What does it mean to be the first generation born into a planetary climate crisis? Let’s wrap our heads around this one with Jim Shultz from The Democracy Center. Continue talking with Shultz and others over lunch at the Convocation Talk-Backin the East Dining Room between 11:15-12:15 and 12:15-1:15. Meal tickets available for students who need them.
Jim Shultz, Executive Director of The Democracy Center, offers this self description. I was raised in Whittier California, President Richard Nixon’s hometown, while he was President, which has a lot to do with how I became a political activist at an early age. After college at UC Berkeley I spent two decades deeply involved in California politics, as staff to the California Legislature, and as an advocate with Common Cause and Consumers Union (and in the middle took a detour to Harvard to earn a master’s degree).
In 1991 my wife Lynn and I spent our first year of marriage as volunteers in an orphanage in Cochabamba and came home with a surprise daughter (today I am a father of three and soon to be a grandfather). In 1998 we returned to Bolivia for what was supposed to be a year and have stayed for almost twenty.
As executive director of the Democracy Center for 25 years, it has been my privilege to work with citizen activists on five continents, from indigenous communities in Bolivia to senior leaders in the United Nations. I’ve also written three books, many articles and all along the way have done my level best to make sure David beats Goliath as often as possible. I publish on Medium, and I Tweet.
d pastoral leadership at Fuller Theological Seminary. Since coming to Fuller in 2001, Martínez has served as vice president for diversity and international ministries, vice provost, associate provost for diversity and international programs, and director of the Center for the Study of Hispanic Church and Community. Among other topics, his research focuses on the history of Latino Protestantism, Latino Protestant identity, ministry in Latino Protestant churches, Latino and Latin American Anabaptists, and transnational mission among US Latinos.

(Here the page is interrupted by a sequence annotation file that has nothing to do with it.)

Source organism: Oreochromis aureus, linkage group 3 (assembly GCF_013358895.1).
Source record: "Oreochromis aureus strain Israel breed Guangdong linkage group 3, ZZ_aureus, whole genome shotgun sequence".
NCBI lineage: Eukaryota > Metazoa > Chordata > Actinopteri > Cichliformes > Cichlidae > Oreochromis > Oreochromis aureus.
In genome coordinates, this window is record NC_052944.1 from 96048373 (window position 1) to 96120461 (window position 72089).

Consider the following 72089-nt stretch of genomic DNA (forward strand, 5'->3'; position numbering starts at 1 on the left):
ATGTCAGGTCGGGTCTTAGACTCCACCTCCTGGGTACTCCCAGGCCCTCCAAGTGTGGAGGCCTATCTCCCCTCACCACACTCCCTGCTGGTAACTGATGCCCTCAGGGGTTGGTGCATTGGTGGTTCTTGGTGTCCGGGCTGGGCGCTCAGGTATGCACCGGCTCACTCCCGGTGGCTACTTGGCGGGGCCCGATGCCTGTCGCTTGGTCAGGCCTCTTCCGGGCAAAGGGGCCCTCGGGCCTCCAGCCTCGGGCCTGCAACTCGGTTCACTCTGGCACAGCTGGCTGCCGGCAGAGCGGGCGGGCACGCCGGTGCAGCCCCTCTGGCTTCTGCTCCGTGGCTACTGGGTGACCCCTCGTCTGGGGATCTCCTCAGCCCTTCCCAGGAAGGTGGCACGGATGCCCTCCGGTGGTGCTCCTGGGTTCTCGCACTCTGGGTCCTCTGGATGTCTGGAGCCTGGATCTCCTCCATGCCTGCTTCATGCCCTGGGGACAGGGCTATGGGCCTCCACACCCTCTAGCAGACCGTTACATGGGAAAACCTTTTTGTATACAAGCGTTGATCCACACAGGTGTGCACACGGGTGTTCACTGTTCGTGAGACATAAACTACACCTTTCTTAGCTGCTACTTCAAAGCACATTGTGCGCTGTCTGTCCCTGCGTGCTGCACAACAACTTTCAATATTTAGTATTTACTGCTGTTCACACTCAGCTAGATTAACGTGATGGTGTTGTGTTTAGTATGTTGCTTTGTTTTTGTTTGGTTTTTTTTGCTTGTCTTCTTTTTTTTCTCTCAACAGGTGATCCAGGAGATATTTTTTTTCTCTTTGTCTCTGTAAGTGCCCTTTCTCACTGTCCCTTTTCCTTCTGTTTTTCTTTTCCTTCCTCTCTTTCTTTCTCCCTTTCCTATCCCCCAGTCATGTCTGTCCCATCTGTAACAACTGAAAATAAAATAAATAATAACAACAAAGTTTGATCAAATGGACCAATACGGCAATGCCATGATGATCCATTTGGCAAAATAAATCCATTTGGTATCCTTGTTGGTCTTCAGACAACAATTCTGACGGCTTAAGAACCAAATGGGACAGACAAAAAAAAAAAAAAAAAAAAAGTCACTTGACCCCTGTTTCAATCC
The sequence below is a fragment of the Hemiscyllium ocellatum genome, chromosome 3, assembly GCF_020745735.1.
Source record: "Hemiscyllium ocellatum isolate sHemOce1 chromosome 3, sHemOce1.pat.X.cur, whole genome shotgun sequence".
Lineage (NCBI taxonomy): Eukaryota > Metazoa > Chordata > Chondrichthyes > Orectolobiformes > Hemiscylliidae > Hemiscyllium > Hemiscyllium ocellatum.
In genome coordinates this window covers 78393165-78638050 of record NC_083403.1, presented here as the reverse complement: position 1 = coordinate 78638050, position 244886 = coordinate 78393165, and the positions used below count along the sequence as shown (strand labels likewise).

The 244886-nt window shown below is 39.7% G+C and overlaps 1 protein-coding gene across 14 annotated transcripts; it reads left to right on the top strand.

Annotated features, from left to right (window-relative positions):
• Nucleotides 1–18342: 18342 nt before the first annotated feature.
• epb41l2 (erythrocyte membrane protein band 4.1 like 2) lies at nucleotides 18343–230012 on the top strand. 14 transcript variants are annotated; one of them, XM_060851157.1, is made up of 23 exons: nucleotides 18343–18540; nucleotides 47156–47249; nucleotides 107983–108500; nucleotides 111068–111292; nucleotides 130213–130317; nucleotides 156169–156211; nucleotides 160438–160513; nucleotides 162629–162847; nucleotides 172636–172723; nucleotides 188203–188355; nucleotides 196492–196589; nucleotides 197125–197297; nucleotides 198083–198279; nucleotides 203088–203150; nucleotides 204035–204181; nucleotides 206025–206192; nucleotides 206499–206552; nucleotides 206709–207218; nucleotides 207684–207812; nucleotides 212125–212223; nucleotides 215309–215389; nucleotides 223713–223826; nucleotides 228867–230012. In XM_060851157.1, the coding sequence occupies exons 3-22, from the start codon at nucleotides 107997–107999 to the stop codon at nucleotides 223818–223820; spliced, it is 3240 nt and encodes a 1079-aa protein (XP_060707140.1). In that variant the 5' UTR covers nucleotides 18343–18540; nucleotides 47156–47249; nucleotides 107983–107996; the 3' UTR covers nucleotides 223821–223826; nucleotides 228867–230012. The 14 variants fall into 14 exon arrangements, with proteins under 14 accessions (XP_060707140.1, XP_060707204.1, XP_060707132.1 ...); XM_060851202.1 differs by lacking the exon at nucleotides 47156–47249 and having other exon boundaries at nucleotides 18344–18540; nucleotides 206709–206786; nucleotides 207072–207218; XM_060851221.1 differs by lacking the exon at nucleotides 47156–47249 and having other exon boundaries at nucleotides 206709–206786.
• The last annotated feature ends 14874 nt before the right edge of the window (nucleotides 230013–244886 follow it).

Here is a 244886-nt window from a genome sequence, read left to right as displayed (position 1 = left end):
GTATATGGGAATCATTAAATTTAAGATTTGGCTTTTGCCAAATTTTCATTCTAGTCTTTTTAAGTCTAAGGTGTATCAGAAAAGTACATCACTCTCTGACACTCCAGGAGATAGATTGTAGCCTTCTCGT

Martínez joined Fuller from the Latin American Anabaptist Seminary in Guatemala City, Guatemala, where he served as rector for nine years. A Mennonite Brethren pastor, Martínez also has experience in church planting and teaching in both religious and secular venues. He served as director of Hispanic Ministries for the Pacific District Conference of the Mennonite Brethren Church and of Instituto Bíblico del Pacífico, a Mennonite Brethren Bible Institute.
Worship with Pastor AJ Mosley, Executive Pastor of Divine Unity Community Church (DUCC), and a worship team from DUCC and Every Nation Campus (ENC). Student leaders of ENC will also share about their ministry.
Gather with music from Earnest Kiah and hear reflections on cross-cultural learning from faculty leaders of some of the summer cross-cultural programs. We’ll be hearing from Greta Ann Herin, Laura Yoder, Jerry Holsopple, Deanna Durman and Byron Peachey.
Opening campus worship service of the semester featuring alum Jolee Paden speaking on “What’s Your Why?” Student pastoral assistants (PAs), a Celebration team and leaders from the EMU FCA lead this service.
Jolee Paden serves as Campus Representative for Fellowship of Christian Athletes (FCA) DC at George Washington University in Washington D.C. She is the author of Spiritual Runner, a devotional book for runners with scripture, prayers and encouragements to “make you into the runner God created you to be.”
This ceremony takes place at the beginning of each academic year and marks the moment when students are formally enrolled as members of the
Eastern Mennonite University community, signing the register of the university and enrolling in the institution.
Parents, families, and guests are cordially invited to attend this memorable event.
Matriculation serves as the ritual counterpart to the Baccalaureate Ceremony students will experience at the end of their time at EMU. The ceremony signals the joint commitment of the institution to the enrolling student and of the student to the mission and culture of the school.
EMU celebrates the University’s 100th Annual Commencement. 2011 Nobel Peace Laureate Leymah Gbowee offers the Commencement address. Graduate perspectives are shared by Harrison Horst, Keyri Lopez-Godoy, James Ramsey, Sabrina Burress, and Sarah Bailey.